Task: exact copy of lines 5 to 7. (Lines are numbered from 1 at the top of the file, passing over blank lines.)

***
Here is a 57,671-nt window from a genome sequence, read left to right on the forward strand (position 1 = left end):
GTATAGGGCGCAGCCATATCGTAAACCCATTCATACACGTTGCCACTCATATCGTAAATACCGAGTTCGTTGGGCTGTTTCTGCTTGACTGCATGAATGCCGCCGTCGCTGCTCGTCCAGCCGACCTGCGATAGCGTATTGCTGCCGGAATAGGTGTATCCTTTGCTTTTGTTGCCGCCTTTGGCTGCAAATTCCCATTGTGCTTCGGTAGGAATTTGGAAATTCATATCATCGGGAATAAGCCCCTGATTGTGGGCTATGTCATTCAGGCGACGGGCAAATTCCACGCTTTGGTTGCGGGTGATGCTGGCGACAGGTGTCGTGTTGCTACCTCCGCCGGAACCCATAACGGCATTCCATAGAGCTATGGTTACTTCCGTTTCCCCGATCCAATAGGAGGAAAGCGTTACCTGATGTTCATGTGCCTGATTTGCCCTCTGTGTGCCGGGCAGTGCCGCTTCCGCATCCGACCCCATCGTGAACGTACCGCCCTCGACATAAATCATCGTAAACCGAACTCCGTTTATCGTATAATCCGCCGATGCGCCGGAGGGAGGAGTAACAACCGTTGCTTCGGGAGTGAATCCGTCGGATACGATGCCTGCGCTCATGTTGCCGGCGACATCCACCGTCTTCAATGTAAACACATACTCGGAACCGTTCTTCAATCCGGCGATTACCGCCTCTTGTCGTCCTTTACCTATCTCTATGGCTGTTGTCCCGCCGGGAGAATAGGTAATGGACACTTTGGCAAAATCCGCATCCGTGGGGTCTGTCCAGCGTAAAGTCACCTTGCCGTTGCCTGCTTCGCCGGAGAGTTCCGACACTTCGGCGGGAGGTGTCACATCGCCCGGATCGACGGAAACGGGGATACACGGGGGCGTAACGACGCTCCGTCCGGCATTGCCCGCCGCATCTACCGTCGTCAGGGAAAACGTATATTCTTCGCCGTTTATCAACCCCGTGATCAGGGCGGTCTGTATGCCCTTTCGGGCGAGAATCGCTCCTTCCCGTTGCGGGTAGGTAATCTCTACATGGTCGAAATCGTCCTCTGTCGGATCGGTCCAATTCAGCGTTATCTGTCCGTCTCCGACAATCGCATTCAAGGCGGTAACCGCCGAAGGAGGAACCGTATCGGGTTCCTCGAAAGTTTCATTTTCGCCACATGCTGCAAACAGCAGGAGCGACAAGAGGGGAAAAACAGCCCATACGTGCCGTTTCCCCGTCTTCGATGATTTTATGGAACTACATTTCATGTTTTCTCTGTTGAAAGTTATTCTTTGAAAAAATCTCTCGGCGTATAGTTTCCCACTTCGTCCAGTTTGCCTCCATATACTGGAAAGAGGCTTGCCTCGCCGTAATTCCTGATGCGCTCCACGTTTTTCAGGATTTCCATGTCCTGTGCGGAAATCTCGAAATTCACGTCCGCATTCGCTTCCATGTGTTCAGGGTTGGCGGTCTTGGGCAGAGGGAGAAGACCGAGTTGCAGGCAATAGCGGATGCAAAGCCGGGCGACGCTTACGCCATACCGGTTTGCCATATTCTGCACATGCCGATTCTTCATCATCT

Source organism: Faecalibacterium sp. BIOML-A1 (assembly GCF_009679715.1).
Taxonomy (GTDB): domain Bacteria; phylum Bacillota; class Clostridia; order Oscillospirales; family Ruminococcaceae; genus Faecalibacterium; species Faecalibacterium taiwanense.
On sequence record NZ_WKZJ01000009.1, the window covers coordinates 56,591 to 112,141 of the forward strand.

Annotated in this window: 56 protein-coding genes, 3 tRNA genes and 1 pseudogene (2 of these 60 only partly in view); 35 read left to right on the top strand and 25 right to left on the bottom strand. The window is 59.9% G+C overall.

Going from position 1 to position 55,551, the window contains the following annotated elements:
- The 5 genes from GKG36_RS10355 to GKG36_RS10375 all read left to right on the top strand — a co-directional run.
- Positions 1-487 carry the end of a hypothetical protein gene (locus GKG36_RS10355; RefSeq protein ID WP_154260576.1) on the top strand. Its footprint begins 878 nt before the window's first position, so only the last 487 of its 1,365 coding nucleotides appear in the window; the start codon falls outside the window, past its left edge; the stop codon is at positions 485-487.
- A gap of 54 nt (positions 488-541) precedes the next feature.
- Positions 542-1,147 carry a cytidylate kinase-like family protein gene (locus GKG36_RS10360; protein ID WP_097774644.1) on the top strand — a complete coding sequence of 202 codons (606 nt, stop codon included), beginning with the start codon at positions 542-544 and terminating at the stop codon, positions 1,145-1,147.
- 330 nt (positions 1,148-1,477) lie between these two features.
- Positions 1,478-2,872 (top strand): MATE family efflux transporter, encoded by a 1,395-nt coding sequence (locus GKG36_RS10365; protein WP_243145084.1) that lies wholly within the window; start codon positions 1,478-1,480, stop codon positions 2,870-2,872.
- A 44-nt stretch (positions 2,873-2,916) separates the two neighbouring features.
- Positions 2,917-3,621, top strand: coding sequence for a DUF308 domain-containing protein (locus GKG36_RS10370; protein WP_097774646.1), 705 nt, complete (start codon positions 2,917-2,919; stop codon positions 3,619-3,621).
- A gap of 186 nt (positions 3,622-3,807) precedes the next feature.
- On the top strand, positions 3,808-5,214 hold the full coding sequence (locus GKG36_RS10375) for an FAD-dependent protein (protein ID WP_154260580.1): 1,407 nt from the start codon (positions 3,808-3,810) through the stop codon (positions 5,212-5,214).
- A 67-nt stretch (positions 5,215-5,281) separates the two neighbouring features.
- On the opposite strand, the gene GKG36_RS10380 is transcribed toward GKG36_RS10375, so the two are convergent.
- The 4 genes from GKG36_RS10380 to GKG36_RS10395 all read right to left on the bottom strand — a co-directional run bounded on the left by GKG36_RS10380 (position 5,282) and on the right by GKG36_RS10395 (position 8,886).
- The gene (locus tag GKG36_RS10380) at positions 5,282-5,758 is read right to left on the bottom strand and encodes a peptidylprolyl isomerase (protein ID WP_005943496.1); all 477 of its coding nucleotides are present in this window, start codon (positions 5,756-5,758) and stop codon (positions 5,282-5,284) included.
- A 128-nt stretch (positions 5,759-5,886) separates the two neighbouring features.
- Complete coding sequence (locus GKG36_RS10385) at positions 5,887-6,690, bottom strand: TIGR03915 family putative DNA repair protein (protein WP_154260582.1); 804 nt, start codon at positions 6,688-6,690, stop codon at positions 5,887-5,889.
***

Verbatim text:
On sequence record NZ_WKZJ01000009.1, the window covers coordinates 56,591 to 112,141 of the forward strand.

Annotated in this window: 56 protein-coding genes, 3 tRNA genes and 1 pseudogene (2 of these 60 only partly in view); 35 read left to right on the top strand and 25 right to left on the bottom strand. The window is 59.9% G+C overall.

Going from position 1 to position 55,551, the window contains the following annotated elements: